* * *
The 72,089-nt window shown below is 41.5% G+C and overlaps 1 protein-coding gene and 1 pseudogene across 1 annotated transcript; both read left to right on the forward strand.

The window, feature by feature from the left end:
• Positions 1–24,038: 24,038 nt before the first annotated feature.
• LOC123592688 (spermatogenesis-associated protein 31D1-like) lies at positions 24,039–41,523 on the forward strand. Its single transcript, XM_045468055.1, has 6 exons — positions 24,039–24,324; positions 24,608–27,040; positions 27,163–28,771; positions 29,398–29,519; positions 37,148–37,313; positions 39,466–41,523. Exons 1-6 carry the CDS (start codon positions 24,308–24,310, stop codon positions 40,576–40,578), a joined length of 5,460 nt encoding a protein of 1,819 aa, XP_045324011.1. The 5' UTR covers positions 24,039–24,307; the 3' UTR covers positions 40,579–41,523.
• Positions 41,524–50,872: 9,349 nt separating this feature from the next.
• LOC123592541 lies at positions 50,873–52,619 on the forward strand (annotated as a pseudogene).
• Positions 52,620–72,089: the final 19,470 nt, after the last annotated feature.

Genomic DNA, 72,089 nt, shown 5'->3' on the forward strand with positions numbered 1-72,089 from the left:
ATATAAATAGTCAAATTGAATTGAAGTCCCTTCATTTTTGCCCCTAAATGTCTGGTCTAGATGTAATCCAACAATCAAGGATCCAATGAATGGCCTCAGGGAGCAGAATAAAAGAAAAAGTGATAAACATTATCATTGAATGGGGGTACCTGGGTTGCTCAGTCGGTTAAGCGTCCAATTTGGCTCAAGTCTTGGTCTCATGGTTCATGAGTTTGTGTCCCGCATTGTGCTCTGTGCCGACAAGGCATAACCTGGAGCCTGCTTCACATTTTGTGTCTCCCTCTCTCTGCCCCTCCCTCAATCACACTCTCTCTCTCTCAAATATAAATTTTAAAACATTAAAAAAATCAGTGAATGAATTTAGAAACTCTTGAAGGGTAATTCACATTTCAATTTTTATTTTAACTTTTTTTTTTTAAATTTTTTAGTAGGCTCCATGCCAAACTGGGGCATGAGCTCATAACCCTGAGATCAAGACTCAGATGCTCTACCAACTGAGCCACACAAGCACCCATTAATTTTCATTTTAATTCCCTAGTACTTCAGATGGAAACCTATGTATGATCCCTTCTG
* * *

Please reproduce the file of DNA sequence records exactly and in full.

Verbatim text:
The 72,089-nt window shown below is 41.5% G+C and overlaps 1 protein-coding gene and 1 pseudogene across 1 annotated transcript; both read left to right on the forward strand.

The window, feature by feature from the left end:
• Positions 1–24,038: 24,038 nt before the first annotated feature.
• LOC123592688 (spermatogenesis-associated protein 31D1-like) lies at positions 24,039–41,523 on the forward strand. Its single transcript, XM_045468055.1, has 6 exons — positions 24,039–24,324; positions 24,608–27,040; positions 27,163–28,771; positions 29,398–29,519; positions 37,148–37,313; positions 39,466–41,523. Exons 1-6 carry the CDS (start codon positions 24,308–24,310, stop codon positions 40,576–40,578), a joined length of 5,460 nt encoding a protein of 1,819 aa, XP_045324011.1. The 5' UTR covers positions 24,039–24,307; the 3' UTR covers positions 40,579–41,523.
• Positions 41,524–50,872: 9,349 nt separating this feature from the next.
• LOC123592541 lies at positions 50,873–52,619 on the forward strand (annotated as a pseudogene).
• Positions 52,620–72,089: the final 19,470 nt, after the last annotated feature.

Genomic DNA, 72,089 nt, shown 5'->3' on the forward strand with positions numbered 1-72,089 from the left:
ATATAAATAGTCAAATTGAATTGAAGTCCCTTCATTTTTGCCCCTAAATGTCTGGTCTAGATGTAATCCAACAATCAAGGATCCAATGAATGGCCTCAGGGAGCAGAATAAAAGAAAAAGTGATAAACATTATCATTGAATGGGGGTACCTGGGTTGCTCAGTCGGTTAAGCGTCCAATTTGGCTCAAGTCTTGGTCTCATGGTTCATGAGTTTGTGTCCCGCATTGTGCTCTGTGCCGACAAGGCATAACCTGGAGCCTGCTTCACATTTTGTGTCTCCCTCTCTCTGCCCCTCCCTCAATCACACTCTCTCTCTCTCAAATATAAATTTTAAAACATTAAAAAAATCAGTGAATGAATTTAGAAACTCTTGAAGGGTAATTCACATTTCAATTTTTATTTTAACTTTTTTTTTTTAAATTTTTTAGTAGGCTCCATGCCAAACTGGGGCATGAGCTCATAACCCTGAGATCAAGACTCAGATGCTCTACCAACTGAGCCACACAAGCACCCATTAATTTTCATTTTAATTCCCTAGTACTTCAGATGGAAACCTATGTATGATCCCTTCTG